tions and knows the present need. He may have been r e a d i n g that stirring message of Paul to the Ephes ian saints: “ Awake t h o u that steepest, and arise from the dead, a n d Christ shall give thee light.” This is a good New Fear’s message for o u r King’s Business Family. Sinners are dead. They are in darkness. Saints are “ lights in the Lord” and should walk as wise men, but many, very many are asleep and do not know it. Ignorance m a y be bliss, but not for the “ blessed o f the Lord.” What is it that lulls the saints to sleep t Ignorance b f God’s Word and of God’s plan for theft lives. They have wrong con ceptions o f the Chris tian life, when they think of it merely as a means o f escaping the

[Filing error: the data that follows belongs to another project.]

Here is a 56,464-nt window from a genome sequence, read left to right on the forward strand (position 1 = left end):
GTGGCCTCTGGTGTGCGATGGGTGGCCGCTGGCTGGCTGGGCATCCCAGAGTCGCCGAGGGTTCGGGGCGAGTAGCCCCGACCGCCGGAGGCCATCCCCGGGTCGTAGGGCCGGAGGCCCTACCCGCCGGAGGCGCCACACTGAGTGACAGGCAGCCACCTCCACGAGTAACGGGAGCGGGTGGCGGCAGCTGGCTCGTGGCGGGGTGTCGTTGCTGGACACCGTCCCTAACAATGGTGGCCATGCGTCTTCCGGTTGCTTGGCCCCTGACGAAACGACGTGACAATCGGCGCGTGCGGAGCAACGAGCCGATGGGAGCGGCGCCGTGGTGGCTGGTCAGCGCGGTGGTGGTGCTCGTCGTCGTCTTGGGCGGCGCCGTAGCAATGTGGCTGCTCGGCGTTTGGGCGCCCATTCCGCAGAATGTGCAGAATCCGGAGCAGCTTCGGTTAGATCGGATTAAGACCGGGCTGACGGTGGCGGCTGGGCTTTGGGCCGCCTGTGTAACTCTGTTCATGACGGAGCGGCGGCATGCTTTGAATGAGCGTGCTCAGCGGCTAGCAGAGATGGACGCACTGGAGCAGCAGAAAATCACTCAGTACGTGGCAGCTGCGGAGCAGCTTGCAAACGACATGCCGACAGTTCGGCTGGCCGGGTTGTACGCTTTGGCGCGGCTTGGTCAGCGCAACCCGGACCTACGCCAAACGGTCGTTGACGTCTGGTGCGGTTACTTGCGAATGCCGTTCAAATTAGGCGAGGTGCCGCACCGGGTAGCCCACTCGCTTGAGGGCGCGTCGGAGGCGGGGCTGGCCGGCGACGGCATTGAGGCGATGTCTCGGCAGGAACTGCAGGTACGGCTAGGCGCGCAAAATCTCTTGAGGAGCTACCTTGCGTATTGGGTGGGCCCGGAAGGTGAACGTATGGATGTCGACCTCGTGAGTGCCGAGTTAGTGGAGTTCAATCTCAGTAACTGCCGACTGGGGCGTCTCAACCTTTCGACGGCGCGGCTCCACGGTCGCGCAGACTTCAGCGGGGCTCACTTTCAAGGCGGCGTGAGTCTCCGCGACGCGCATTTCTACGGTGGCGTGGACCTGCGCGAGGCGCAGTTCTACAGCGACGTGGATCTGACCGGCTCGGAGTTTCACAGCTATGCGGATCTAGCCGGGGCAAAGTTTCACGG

ful picture o f the sleeping church in the scene in the Garden of Gethsemane. Our Lord is suffering agony of soul. His sweat was like great drops of blood. He had left the disciples to pray for Him, but, alas! alas! they failed Him in the hour of His deepest need. A pilot must be on the lookout for the rocks. Watchmen in our great buildings are required to regis ter every, hour as a proof that they are on duty. Are'we register ing! The call comes to e a c h o n e of us, “ A w a k e ! a w a k e ! Arouse yourself. Your place is not to sleep with sinners! Regis ter for duty!’ ’ Let us Bay to the Lord every morning: “ Lord, I am a soldier on picket duty. I am ready for
T H E 1 * 5 H A V E I T !
MEMBERS OF THE'OLD GUARD*